Knee British test: for knee pain and/or injury; compression of patella during active quadriceps contraction as knee is extended elicits pain.
Knee camelback sign: an unusually prominent infrapatellar fat pad of the knee and hypertrophy of the vastus lateralis.
Knee double camelback sign: prominence of a high-riding patella and infrapatellar fat pad, producing the appearance of a camel back.
Knee drawer sign: for ligamentous instability or niptured cruciate ligaments; with the patient supine and knee flexed to 90 degrees, the sign is positive if knee is not displaced abnormally in a posterior direction with knee pulled forward. Also called an anterior drawer sign, meaning the anterior cruciate is lax or ruptured.
Knee Lachman test: with the patient supine and the knee flexed to 20 degrees, the tibia is pulled anteriorly. A "give" reaction or mushy end point indicates a torn anterior cruciate ligament.
Knee patellar retraction test: for synovitis; compression of patella causes pain when the patient attempts to set the quadriceps muscles with the knee in full extension.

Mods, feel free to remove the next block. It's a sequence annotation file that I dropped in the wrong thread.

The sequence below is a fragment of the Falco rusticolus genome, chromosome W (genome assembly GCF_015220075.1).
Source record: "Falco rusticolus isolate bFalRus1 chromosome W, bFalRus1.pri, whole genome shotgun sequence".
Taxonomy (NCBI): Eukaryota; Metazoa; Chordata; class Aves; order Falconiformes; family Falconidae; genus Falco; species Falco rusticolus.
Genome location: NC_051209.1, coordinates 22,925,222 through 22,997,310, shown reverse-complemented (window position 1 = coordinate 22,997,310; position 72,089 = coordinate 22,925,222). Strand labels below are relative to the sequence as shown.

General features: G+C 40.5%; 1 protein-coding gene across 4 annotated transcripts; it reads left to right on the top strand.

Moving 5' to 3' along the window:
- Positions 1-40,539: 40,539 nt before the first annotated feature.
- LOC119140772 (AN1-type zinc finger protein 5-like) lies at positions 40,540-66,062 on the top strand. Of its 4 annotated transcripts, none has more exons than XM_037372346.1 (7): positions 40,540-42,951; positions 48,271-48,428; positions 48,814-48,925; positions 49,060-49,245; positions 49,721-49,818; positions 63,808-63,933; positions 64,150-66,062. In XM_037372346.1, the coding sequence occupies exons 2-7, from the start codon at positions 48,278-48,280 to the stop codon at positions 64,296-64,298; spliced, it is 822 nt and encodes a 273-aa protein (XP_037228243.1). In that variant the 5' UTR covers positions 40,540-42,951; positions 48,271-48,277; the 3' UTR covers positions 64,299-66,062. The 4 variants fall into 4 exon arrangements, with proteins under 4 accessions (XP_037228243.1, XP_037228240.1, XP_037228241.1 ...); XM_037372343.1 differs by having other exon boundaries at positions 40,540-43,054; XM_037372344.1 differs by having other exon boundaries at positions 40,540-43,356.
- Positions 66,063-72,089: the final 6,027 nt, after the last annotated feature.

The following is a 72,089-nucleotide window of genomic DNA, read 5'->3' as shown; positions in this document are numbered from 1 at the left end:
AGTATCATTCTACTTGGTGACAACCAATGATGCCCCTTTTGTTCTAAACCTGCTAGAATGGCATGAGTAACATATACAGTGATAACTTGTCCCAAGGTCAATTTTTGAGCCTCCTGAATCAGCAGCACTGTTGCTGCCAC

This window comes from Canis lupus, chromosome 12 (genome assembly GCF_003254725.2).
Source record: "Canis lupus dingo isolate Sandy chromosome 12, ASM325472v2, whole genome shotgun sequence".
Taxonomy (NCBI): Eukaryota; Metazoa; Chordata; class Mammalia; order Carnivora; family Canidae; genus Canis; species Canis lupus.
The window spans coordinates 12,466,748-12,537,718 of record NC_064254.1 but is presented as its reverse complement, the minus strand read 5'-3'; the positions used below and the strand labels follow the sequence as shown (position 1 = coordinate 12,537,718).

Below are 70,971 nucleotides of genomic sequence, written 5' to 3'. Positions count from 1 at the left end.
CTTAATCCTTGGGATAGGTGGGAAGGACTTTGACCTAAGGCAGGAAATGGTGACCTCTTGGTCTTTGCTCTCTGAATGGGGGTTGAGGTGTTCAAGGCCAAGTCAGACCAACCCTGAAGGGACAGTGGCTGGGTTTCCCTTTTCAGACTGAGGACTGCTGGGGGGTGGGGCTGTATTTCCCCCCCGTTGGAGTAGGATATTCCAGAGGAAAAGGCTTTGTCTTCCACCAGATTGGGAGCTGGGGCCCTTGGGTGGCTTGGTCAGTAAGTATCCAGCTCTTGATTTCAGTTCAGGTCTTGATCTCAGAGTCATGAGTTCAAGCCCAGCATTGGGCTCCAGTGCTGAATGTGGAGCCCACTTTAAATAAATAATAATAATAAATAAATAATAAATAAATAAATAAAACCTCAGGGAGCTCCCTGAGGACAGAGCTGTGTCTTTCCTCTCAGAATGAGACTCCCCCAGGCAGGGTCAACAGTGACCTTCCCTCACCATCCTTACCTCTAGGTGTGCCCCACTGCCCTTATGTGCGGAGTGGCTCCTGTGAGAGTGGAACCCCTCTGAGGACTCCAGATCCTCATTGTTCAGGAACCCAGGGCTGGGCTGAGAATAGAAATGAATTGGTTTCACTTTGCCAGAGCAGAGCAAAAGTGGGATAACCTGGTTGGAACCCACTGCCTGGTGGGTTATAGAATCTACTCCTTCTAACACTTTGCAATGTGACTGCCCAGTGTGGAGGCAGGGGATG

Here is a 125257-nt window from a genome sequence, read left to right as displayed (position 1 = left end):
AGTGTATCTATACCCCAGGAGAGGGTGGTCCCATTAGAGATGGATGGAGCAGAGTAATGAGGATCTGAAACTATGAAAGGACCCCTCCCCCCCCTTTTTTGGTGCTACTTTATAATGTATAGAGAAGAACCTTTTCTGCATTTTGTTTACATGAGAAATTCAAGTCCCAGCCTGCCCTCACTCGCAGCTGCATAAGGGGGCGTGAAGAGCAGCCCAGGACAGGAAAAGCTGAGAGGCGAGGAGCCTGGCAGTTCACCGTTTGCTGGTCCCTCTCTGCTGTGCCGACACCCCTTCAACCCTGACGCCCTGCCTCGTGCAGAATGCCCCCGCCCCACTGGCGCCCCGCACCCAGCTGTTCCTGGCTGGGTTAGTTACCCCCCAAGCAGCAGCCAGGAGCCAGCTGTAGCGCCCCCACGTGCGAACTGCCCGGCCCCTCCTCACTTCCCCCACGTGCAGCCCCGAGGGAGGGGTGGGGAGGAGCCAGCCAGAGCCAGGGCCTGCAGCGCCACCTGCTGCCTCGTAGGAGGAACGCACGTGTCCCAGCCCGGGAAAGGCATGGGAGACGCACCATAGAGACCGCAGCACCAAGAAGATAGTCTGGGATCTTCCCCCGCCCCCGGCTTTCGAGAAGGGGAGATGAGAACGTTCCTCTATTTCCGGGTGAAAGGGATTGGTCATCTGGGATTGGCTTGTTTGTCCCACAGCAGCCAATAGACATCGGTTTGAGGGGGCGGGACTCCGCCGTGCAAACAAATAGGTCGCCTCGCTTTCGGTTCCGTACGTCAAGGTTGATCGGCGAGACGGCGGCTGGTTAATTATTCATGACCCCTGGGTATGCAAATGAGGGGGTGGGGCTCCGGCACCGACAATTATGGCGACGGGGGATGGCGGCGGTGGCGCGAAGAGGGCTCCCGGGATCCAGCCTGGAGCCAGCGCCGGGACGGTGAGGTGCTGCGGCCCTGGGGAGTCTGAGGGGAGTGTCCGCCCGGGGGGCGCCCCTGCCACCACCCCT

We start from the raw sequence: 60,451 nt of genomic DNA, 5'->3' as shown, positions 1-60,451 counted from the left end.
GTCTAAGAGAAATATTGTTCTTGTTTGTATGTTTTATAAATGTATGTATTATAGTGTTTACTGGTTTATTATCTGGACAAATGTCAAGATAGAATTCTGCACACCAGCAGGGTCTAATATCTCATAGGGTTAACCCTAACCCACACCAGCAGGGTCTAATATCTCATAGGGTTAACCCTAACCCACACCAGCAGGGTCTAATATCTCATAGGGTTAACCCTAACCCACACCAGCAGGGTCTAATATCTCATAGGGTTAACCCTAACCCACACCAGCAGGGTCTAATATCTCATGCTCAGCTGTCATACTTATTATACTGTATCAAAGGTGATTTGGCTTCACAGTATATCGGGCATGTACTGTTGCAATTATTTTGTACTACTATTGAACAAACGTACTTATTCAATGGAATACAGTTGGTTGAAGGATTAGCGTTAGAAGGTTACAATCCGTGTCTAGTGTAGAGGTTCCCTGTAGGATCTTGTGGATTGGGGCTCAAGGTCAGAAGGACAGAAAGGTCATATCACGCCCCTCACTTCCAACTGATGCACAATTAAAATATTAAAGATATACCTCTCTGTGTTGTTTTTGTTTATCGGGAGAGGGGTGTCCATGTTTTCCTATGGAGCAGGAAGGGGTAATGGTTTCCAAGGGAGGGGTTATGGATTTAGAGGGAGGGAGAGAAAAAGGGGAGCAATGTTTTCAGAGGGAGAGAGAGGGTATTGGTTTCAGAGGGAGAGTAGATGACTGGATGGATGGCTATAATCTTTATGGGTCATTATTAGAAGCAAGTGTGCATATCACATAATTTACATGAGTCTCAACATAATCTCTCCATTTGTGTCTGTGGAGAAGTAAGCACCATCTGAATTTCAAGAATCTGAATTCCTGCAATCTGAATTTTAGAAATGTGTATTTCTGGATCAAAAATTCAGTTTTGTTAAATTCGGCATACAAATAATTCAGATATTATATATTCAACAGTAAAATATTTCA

Knee pivot shift sign: usually sports related; when the knee is brought to full extension, there is a sudden forward shift of the lateral side of knee.
Knee Slocum test: for rotatory instability of the knee; the examiner pulls on the upper calf of a supine patient with the knees flexed 90 degrees.
Knee thumbnail test: for patellar fracture; fracture is felt as a sharp crevice when the examiner's thumbnail is passed over the subcutaneous surface of the patella.
Knee grimace test: for knee pain or crepitus; if compression of the patella elicits pain or crepitus is noted, the patient will grimace.
Lower Limb tourniquet test: for phlebitis of the leg; toumique is applied to the thigh and pressure gradwincreased until the patient complains of pain ir the calf; result is compared with the effect on the Opposite leg.
Lower Limb anterior tibial sign: for spastic paraplegia; involuntary extension of the tibialis anterior muscle when thigh is forcibly flexed on the abdomen.
Lower Limb Cleeman sign: for distal fracture of femur with overriding of the fragments; shows creasing of the skin just above the patella
Lower Limb Homans sign: lower calf examination for thrombophlebitis; discomfort in the body of the calf on forced passive dorsiflexion of the foot indicates thrombosis in the leg.
Lower Limb Ober test: for tensor fascia femoris contracture (tightness); if fascia lata mechanism is tight, knee cannot extend fully when thigh is abducted.
Lower Limb Payr sign: early sign of impending postoperative thrombosis, indicated by tenderness when pressure is placed over the inner side of the foot.